By Stella Odiwuor
Now that we mastered the art of informed problem framing and put it into effective practice, we moved on to the next stages of the design process. This phase revolved around providing best-fit solutions to the challenges being faced by the community members while interacting with the previously introduced projects. [read our previous blog]
Step one: Idea generation. The team sat down through multiple sessions to come up with different ideas and approaches that would potentially resolve some of the issues that users are facing in the realm of financial inclusion while interacting with say, the microforestry sector. This process demanded creativity and empathy as they needed to put themselves in the users' shoes to come up with desirable ideas.
Step two: Concept Selection and Evaluation. Here, participants chose a concept that seemed to best address the problem they were solving. They then analyzed its features to determine the testability and plausibility in its context. Additionally, they identified what resources they would need to implement the proposed solution.
Step three: Sketch modeling. Having decided on a solution and evaluated it, participants got the opportunity to express their ideas in 2D and 3D illustrations - from defined sketches and drawings, mind-maps, paper cut-outs and simply built illustrations. They used these pieces to present their ideas to the users.
Step four: User feedback. Teams had a wonderful learning experience when they went out to the field again to seek and understand user concerns about the solutions they were proposing. They acquired information that enabled them to recraft their ideas, marking the beginning of prototyping and iteration.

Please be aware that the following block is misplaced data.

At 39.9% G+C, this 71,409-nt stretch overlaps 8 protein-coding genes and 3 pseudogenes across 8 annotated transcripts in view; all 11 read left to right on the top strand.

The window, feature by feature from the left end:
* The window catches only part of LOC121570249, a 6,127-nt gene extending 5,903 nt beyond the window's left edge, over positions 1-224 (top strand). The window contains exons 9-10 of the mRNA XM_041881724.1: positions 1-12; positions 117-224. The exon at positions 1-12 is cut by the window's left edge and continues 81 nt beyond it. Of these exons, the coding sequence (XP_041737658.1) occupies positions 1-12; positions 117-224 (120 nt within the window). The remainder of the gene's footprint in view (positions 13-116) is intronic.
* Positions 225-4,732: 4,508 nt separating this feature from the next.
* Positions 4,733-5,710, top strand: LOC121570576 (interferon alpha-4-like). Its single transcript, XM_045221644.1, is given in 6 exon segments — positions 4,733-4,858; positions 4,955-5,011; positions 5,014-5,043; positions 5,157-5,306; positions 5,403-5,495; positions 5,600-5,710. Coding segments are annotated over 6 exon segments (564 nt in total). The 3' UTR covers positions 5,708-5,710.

Meet our team members and learn more about what they came up with from the links attached below.
Members: Asuka, Bancy, Penina, Tahir, Mercedes, and Nickson - Design Facilitator (Kenya)
Having discovered the challenges being faced by chamas in Embu, Chama Kuza (the savings platform team) uncovered the possibility of improving the efficiency of chamas by creating a digitized system where rural chamas can receive financial education through the practise and success of SACCOs and other chamas. How? See the link here.
Members: Grace, Nancy, Umair, Hamid - Design Facilitator (Pakistan), Harriet, Joshua, and Ilana.
Amidst the many facets that Financial Education is, the team was able to design a solution with and for a primary school where pupils and teachers work together to increase awareness of money. They took the approach of storytelling as a tool for teachers and parents to help children and themselves to make financial decisions. More descriptions in the link below.
Members: Gladys, Claudine - Design Facilitator (USA), Eva, Frank, Ismail, and Eric.
Naga wa Fedha (as is the team's name), came to the realization that forest farmers and residents of Embu needed a way to get quicker returns from planting so that they are sufficiently motivated to continue planting trees. They came with a software system that would use data mapping to show users where they would find resources and get rewards for planting trees. Learn more below.
Solar lanterns and Systems
Members: Charlotte, Lydia, Kevin, Clau, John, and Alois - Design Facilitator (Kenya)
After endless prototypes and iteration processes, the team came up with a solution dubbed "Solar Chama" where local residents of a small area in Embu would come together and purchase one solar panel that they would share for home purposes. They would also collaborate in paying the initial cost and finish off the installments together. More can be found by clicking the link here.
Members: Sampson, Julia, Tracy, Peter, Anchimbom, Kelvin, and David - Design Facilitator (Kenya)
This team came up with a solution to cater to both the waste creators and waste collectors. They proposed to create a USSD platform synced with M-Pesa (Kenya's mobile money system) where the waste creators would receive money after participating in recycling activities. Find out how!